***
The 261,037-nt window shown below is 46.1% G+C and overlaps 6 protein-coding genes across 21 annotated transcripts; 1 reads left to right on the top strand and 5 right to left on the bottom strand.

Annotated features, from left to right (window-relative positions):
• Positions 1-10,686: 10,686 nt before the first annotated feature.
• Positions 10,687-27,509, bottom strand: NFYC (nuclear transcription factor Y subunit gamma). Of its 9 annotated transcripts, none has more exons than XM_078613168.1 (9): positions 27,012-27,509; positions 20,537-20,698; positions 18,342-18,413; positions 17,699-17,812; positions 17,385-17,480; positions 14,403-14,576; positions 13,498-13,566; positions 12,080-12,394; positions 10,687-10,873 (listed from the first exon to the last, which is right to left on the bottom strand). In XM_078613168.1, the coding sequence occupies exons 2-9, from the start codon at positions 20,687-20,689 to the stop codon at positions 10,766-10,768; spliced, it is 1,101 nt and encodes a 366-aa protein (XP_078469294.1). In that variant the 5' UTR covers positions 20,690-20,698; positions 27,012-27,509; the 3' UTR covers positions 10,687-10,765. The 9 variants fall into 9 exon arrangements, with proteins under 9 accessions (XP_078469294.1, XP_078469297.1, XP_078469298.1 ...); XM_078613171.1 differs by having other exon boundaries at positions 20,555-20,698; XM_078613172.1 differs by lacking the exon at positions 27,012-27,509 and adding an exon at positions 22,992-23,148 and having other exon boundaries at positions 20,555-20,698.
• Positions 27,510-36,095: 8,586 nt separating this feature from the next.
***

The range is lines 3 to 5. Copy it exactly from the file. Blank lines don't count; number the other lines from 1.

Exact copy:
• Positions 1-10,686: 10,686 nt before the first annotated feature.
• Positions 10,687-27,509, bottom strand: NFYC (nuclear transcription factor Y subunit gamma). Of its 9 annotated transcripts, none has more exons than XM_078613168.1 (9): positions 27,012-27,509; positions 20,537-20,698; positions 18,342-18,413; positions 17,699-17,812; positions 17,385-17,480; positions 14,403-14,576; positions 13,498-13,566; positions 12,080-12,394; positions 10,687-10,873 (listed from the first exon to the last, which is right to left on the bottom strand). In XM_078613168.1, the coding sequence occupies exons 2-9, from the start codon at positions 20,687-20,689 to the stop codon at positions 10,766-10,768; spliced, it is 1,101 nt and encodes a 366-aa protein (XP_078469294.1). In that variant the 5' UTR covers positions 20,690-20,698; positions 27,012-27,509; the 3' UTR covers positions 10,687-10,765. The 9 variants fall into 9 exon arrangements, with proteins under 9 accessions (XP_078469294.1, XP_078469297.1, XP_078469298.1 ...); XM_078613171.1 differs by having other exon boundaries at positions 20,555-20,698; XM_078613172.1 differs by lacking the exon at positions 27,012-27,509 and adding an exon at positions 22,992-23,148 and having other exon boundaries at positions 20,555-20,698.
• Positions 27,510-36,095: 8,586 nt separating this feature from the next.